"Hang the boy, can't I never learn anything? Ain't he played me tricks enough like that for me to be looking out for him by this time? But old fools is the biggest fools there is. Can't learn an old dog new tricks, as the saying is, But my goodness, he never plays them alike, two days, and how is a body to know what's coming? He 'pears to know just how long he can torment me before I get my dander up, and he knows if he can make out to put me off for a minute or make me laugh, it's A down again and I can't hit him a tick. I ain't doing my duty by that boy, and that's the Lord's truth, goodness knows, Spare the rod and spile the child, as the Good Book says. I'm a laying up sin and suffering for us both, I know. He's full of the Old Scratch, but laws-a-me! he's my own dead sister's boy, poor thing, and I ain't got the heart to lash him, somehow. Every time I let him off, my conscience does hurt me so, and every time I hit him my old heart breaks. Well-a-well, man that is born of woman is of few days and full of trouble, as the Scripture says, and I reckon it's so. He'll play hockey this evening,* and I'll just be obleeged to make him work, to-morrow, to punish him, It's mighty hard to make him work Saturdays, when all the boys is having holiday, but he hates work more than he hates anything else, and Ive got to do some of my duty by him, or I'll be the ruination of the child."
Tom did play hookey, and he had a very good time. He got back home barely in season to help Jim, the small colored boy, saw next-day's wood and split the kindlings before supper-at least he was there in time to tell his adventures to Jim while Jim did three-fourths of the work. Torn's younger brother (or rather half-brother) Sid was already through with his part of the work (picking up chips), for he was a quiet boy, and he had no adventurous, troublesome ways.
While Tom was eating his supper, and stealing sugar as opportunity offered, Aunt Polly asked him questions that were full of guile, and very deep-for she wanted to trap him into damaging revealments. Like many other simple-hearted souls, it was her pet vanity to believe she was endowed with a talent for dark and mysterious diplomacy, and she loved to contemplate her most transparent devices as marvels of tow cunning. Said she:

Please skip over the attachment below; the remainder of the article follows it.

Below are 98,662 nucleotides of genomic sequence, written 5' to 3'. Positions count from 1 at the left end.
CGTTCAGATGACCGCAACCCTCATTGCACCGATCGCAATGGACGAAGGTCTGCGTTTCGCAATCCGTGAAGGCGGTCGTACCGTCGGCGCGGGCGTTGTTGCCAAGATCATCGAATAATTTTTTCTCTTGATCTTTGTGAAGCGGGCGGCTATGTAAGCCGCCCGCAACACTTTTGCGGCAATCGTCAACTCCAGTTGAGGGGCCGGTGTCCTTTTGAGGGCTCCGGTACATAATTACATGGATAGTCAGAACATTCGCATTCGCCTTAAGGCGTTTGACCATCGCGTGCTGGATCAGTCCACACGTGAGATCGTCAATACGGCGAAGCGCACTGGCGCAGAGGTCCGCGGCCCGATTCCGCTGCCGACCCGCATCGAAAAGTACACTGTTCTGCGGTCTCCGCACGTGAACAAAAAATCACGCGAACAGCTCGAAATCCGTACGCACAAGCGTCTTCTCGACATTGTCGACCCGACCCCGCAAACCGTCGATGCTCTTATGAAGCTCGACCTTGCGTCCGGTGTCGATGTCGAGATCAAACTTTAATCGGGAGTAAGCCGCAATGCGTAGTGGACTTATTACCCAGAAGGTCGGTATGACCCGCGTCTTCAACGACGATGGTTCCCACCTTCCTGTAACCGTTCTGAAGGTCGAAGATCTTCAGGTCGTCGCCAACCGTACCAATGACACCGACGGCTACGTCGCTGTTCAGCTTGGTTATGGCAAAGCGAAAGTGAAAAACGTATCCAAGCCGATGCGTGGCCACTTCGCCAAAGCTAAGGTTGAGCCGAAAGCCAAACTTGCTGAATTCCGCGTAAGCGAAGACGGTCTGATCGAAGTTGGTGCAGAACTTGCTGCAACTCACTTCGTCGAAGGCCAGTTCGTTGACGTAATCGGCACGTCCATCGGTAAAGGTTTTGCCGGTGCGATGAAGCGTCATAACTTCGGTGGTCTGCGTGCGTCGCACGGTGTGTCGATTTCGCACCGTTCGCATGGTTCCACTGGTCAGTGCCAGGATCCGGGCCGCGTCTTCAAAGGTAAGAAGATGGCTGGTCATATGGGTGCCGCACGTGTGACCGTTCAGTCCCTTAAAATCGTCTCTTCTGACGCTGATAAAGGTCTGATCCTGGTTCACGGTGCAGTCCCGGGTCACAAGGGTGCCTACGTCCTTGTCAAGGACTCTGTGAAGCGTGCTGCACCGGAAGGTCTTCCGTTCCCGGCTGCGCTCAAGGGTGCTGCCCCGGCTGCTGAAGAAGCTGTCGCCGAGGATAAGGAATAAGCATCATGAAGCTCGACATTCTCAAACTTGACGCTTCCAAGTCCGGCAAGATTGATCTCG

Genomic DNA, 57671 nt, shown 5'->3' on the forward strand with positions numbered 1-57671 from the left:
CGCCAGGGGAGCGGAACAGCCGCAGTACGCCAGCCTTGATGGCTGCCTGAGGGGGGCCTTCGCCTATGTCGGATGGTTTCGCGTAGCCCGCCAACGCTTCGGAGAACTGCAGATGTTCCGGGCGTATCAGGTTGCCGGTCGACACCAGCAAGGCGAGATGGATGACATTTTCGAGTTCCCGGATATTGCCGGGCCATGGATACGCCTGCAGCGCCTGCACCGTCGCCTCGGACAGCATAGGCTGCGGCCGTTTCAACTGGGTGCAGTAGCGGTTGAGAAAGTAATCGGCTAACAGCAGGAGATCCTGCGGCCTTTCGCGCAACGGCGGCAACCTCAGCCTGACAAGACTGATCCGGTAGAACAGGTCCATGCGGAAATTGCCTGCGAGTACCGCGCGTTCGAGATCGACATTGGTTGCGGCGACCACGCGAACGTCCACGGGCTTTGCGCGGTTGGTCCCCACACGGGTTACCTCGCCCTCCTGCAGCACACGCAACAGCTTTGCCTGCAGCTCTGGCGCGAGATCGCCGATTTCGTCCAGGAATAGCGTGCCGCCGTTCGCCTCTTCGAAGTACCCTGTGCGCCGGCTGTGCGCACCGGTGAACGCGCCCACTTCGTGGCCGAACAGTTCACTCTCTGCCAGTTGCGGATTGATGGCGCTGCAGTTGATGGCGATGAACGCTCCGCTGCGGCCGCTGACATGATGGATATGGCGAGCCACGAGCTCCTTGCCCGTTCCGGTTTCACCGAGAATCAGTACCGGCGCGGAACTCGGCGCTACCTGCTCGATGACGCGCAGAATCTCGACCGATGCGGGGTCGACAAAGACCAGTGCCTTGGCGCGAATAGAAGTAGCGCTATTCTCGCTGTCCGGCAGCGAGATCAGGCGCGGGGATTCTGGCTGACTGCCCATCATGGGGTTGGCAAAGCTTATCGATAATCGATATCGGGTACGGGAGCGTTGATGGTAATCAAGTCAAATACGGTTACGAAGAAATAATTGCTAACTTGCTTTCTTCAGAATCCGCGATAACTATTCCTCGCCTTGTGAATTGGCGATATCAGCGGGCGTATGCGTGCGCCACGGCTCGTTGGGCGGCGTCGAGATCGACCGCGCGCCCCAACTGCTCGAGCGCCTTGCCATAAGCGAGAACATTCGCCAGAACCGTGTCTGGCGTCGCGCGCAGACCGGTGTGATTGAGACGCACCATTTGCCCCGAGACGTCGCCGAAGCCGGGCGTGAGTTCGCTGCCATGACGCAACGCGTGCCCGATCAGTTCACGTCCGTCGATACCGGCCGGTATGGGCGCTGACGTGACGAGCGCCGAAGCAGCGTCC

"Tom, it was middling warm in school, warn't it?"
"Powerful warm, warn't it?"
"Didn't you want to go in a-swimming, Tom?"
A bit of a scare shot through Tom--a touch of uncomfortable suspicion. He searched Aunt Polly's face, but it told him nothing. So he said:
"No'm--well, not very much."
The old lady reached out her hand and felt Tom's shirt, and said:
"But you ain't too warm now, though." And it flattered her to reflect that she had discovered that the shirt was dry without anybody knowing that that was what she had in her mind. But in spite of tier, Tom knew where the wind lay, now. So he forestalled what might be the next move:
"Some of us pumped on our hcads--mine's damp yet. Sec?"
Aunt Polly was vexed to think she had overlooked that bit of circumstantial evidence, and missed a trickThen she had a new inspiration:
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Meet the Author
Mark Twain was born Samuel Langhorne Clemens in Florida, Missouri, in 1835, and died at Redding, Connecticut in 1910. In his person and in his pursuits he was a man of extraordinary contrasts. Although he left school at twelve when his father died, he was eventually awarded honorary degrees from Yale University, the University of Missouri, and Oxford University. His career encompassed such varied occupations as printer, Mississippi riverboat pilot, journalist, travel writer, and publisher. He made fortunes from his writing but toward the end of his life he had to resort to lecture tours to pay his debts. He was hot-tempered, profane, and sentimentaland also pessimistic, cynical, and tortured by self-doubt. His nostalgia helped produce some of his best books. He lives in American letters as a great artist, the writer whom William Dean Howells called “the Lincoln of our literature.”
- Date of Birth:
- November 30, 1835
- Date of Death:
- April 21, 1910
- Place of Birth:
- Florida, Missouri
- Place of Death:
- Redding, Connecticut